Flood Warning

Damaging Winds, Large Hail Possible in Late Night Storms Tonight

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DES MOINES, Iowa - A hot and humid day is underway in Central Iowa. The afternoon will continue to be muggy with lots of sun and strong winds from the south at 15 to 20 mph. However, the stage is being set for strong to severe storms late tonight across Iowa.

A Severe Thunderstorm Watch has been issued for Calhoun, Carroll, Humboldt, Kossuth, Pocahontas, Greene, Audubon, Hamilton, Wright and Webster County until 11 p.m. Monday.

Parts of Central Iowa are included in a slight risk area, as well as an enhanced risk area. The enhanced risk area includes Kossuth County through Fort Dodge and Carroll, extending towards Atlantic and Creston, in the west central Iowa. An enhanced risk area means numerous severe storms are possible. They will be more persistent and widespread. A few may be intense. Several reports of wind damage are expected and there could be some damaging hail of 1 to 2” in diameter.

This evening, thunderstorms will begin to develop in southeastern South Dakota, Eastern Nebraska and Northwestern Iowa. This is where an incoming cold front will intersect with the remnant boundaries of morning convection in that part of our region. There is some severe risk at that time, but the window is very narrow. A few super cell storms may develop and there may be a risk of tornados primarily in the eastern Dakotas and southwest Minnesota initially.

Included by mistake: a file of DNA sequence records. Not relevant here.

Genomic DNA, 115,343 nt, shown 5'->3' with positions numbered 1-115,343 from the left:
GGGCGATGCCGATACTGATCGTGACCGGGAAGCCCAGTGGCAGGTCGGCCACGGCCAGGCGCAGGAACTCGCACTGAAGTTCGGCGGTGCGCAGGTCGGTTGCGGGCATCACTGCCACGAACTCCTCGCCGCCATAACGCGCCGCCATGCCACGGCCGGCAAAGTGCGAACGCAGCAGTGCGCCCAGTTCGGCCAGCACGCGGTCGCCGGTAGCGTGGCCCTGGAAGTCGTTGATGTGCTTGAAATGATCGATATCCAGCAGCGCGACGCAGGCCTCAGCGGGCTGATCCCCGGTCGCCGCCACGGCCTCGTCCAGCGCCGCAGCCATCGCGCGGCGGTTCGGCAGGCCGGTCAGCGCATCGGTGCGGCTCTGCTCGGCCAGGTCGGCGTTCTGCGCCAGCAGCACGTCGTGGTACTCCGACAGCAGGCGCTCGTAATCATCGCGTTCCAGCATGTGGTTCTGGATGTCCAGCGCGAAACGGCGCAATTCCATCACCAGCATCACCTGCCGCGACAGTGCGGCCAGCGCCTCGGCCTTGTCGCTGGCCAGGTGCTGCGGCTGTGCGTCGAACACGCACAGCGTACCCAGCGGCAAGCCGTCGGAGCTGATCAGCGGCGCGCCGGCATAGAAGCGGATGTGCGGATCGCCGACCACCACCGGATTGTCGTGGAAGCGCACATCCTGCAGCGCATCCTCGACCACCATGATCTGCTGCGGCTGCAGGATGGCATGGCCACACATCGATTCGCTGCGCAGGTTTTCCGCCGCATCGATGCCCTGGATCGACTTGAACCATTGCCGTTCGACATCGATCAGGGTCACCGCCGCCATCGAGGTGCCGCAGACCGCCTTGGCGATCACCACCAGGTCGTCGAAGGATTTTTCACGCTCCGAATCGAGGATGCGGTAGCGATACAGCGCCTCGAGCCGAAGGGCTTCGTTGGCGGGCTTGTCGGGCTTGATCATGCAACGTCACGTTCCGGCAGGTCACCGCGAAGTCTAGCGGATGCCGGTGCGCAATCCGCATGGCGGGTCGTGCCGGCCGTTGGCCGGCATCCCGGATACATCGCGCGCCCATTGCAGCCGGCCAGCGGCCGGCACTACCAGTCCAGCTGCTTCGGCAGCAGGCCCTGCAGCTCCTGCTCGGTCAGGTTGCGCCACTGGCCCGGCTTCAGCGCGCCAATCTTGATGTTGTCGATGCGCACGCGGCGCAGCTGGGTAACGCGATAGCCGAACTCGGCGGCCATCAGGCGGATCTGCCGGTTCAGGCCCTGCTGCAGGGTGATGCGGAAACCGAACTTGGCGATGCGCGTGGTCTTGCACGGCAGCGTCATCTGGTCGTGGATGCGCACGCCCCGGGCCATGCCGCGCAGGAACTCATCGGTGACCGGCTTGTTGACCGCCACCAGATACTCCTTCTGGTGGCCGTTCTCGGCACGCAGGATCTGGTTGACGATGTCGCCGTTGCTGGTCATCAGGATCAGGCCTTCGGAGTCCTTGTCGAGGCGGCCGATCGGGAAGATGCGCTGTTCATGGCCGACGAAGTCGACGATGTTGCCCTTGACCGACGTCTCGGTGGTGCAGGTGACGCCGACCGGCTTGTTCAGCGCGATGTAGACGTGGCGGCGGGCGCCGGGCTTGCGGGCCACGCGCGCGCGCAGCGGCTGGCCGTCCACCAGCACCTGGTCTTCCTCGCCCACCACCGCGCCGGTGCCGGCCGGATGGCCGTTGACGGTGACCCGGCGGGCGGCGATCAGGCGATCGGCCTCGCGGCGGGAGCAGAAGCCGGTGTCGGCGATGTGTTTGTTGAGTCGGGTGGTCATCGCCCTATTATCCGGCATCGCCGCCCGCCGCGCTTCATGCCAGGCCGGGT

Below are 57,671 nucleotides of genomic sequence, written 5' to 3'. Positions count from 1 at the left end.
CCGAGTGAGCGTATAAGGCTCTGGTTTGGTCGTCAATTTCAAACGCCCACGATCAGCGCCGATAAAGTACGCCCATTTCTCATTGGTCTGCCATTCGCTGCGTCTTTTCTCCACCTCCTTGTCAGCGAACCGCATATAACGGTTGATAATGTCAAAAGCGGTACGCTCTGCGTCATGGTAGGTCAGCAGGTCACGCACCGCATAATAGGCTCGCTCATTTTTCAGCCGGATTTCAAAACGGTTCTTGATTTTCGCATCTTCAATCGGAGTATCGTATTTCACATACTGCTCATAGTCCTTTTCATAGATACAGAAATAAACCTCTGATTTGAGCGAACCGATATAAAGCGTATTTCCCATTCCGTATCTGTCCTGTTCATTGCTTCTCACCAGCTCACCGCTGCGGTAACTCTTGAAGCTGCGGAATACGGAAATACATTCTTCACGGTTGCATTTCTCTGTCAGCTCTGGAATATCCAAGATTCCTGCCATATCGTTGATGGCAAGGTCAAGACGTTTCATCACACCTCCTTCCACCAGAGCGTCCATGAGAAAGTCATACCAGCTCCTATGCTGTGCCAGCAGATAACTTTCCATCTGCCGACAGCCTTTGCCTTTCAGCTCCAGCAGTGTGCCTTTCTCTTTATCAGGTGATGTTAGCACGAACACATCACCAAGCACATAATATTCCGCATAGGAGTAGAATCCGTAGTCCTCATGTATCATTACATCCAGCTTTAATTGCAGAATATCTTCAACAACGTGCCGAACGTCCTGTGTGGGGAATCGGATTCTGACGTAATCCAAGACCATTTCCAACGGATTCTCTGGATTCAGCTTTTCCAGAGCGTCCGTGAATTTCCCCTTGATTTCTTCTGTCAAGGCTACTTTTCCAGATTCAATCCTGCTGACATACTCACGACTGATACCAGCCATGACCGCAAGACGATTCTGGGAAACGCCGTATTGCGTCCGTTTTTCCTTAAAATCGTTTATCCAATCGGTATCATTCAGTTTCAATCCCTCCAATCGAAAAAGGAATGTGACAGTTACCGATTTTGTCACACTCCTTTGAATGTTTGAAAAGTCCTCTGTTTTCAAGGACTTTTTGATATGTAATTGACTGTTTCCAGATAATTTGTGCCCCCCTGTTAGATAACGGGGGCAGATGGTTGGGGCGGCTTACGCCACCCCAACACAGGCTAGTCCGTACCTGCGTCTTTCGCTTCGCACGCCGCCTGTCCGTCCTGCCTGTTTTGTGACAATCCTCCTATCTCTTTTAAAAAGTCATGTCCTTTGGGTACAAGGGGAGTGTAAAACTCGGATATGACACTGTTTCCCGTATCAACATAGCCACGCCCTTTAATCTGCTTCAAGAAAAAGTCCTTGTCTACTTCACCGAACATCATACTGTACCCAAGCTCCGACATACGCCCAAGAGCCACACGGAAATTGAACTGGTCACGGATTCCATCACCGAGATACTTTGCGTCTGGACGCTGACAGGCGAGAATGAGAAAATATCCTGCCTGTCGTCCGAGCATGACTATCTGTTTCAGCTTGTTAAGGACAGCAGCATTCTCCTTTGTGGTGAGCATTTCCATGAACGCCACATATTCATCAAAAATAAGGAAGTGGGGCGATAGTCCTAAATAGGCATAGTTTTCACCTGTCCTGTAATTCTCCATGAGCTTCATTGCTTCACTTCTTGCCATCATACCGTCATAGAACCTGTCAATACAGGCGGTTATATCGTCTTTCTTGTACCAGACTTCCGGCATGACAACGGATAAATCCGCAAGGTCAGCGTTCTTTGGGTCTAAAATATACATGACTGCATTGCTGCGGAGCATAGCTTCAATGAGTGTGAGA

These initial storm cells will begin to merge and grow upscale moving forward in a line toward Central Minnesota and Central Iowa. The risk of damaging winds will begin to increase for Western Iowa by 9 p.m. and in Central Iowa by 11 p.m. A strong low-level jet from the south-southwest will continue to fuel the storms and keep their intensity up.

The storms will bring strong winds as they move through Central Iowa between 11 p.m. and 1 a.m. Some hail is also possible. There will also be heavy rain. Most locations could see up to ¾ of an inch and a few locally higher totals nearing 2” are possible.

The storms will exit the state early Tuesday morning and Tuesday will begin dry and quiet in Central Iowa.

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